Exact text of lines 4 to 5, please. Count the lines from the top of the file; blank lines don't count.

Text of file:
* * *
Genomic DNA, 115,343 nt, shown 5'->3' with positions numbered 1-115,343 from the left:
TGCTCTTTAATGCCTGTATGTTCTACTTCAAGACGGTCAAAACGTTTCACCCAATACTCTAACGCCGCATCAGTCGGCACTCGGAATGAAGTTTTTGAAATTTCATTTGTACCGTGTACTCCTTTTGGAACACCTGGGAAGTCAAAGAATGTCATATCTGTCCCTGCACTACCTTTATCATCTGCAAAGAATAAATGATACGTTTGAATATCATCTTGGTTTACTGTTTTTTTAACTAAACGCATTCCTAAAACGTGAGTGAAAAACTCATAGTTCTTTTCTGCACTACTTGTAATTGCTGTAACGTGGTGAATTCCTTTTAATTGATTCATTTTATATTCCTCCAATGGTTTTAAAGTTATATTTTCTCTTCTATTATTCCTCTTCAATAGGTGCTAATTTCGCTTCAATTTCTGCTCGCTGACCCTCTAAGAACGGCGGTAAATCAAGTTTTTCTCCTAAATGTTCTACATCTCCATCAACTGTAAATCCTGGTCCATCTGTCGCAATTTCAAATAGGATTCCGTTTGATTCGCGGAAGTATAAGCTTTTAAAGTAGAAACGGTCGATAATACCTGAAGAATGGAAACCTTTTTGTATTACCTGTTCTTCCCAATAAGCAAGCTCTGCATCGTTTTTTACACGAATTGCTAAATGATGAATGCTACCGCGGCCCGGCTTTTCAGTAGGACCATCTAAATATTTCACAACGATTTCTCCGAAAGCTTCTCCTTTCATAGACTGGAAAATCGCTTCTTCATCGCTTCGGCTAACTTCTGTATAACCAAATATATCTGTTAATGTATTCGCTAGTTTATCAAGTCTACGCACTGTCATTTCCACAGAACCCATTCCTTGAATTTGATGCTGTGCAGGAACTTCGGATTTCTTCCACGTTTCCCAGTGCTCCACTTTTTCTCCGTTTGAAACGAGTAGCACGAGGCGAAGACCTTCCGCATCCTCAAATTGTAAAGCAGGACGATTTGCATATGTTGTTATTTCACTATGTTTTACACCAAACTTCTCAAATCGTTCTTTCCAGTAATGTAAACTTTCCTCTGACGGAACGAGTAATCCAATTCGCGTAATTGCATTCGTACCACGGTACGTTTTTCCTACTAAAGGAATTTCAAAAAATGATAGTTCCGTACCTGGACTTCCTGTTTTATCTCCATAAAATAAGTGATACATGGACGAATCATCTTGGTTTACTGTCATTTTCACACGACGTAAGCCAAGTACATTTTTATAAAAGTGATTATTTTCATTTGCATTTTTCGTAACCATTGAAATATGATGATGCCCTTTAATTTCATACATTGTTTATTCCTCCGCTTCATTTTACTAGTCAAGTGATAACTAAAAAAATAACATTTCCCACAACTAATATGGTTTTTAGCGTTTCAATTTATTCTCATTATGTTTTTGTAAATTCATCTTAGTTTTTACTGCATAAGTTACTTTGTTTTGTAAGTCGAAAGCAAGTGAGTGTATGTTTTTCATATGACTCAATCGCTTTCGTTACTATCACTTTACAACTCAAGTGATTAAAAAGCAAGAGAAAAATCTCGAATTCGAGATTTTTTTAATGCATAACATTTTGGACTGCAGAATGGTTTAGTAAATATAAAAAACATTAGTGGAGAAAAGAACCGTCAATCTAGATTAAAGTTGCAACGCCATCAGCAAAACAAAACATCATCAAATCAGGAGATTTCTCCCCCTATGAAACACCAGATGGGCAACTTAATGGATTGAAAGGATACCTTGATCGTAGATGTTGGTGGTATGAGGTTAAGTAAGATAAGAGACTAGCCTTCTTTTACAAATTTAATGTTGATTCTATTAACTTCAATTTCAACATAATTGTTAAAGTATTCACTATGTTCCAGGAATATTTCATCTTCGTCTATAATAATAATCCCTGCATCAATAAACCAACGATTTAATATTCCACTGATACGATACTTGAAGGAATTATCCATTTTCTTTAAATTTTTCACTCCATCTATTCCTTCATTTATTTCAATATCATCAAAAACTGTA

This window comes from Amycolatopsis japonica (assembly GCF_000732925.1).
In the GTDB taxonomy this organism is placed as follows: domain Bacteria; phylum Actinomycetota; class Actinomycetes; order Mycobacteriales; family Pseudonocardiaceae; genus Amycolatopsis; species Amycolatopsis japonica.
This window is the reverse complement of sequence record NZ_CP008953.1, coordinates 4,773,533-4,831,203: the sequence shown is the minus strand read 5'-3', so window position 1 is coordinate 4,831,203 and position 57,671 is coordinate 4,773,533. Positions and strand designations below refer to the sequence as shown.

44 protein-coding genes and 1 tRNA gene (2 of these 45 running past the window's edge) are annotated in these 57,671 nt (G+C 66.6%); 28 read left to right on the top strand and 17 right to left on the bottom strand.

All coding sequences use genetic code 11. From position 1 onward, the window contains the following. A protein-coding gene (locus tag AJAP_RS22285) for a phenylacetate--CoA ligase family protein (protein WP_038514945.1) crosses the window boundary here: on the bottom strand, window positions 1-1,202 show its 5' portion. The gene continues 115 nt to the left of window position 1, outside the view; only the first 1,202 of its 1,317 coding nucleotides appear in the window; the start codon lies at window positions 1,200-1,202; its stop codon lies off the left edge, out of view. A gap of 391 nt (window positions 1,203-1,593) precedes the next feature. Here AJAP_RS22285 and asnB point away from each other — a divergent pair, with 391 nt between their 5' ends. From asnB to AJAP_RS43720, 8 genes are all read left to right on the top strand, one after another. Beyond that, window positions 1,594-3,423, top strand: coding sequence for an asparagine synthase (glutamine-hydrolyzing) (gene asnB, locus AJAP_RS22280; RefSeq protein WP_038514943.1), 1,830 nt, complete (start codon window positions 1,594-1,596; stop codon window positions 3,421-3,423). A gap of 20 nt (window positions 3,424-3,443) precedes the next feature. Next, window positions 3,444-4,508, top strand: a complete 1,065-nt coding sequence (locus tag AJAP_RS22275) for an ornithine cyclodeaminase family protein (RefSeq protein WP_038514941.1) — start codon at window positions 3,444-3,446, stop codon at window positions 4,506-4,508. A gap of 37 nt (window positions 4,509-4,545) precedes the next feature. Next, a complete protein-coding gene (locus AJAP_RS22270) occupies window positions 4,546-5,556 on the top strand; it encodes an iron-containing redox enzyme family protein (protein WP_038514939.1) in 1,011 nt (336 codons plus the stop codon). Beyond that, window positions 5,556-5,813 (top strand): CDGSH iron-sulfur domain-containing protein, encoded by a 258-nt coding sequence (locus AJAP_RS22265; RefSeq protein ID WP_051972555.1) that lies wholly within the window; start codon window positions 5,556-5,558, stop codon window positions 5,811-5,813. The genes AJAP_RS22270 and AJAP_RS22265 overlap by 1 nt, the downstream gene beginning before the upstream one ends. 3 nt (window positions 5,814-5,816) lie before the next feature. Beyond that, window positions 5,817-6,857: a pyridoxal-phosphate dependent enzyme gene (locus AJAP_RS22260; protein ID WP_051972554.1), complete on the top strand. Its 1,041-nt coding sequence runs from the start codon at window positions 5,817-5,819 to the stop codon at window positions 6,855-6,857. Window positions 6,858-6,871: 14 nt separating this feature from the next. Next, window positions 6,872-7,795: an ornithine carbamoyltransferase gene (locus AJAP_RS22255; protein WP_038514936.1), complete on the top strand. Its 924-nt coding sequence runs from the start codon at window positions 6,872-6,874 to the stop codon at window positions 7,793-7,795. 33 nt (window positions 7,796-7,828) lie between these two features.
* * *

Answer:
In the GTDB taxonomy this organism is placed as follows: domain Bacteria; phylum Actinomycetota; class Actinomycetes; order Mycobacteriales; family Pseudonocardiaceae; genus Amycolatopsis; species Amycolatopsis japonica.
This window is the reverse complement of sequence record NZ_CP008953.1, coordinates 4,773,533-4,831,203: the sequence shown is the minus strand read 5'-3', so window position 1 is coordinate 4,831,203 and position 57,671 is coordinate 4,773,533. Positions and strand designations below refer to the sequence as shown.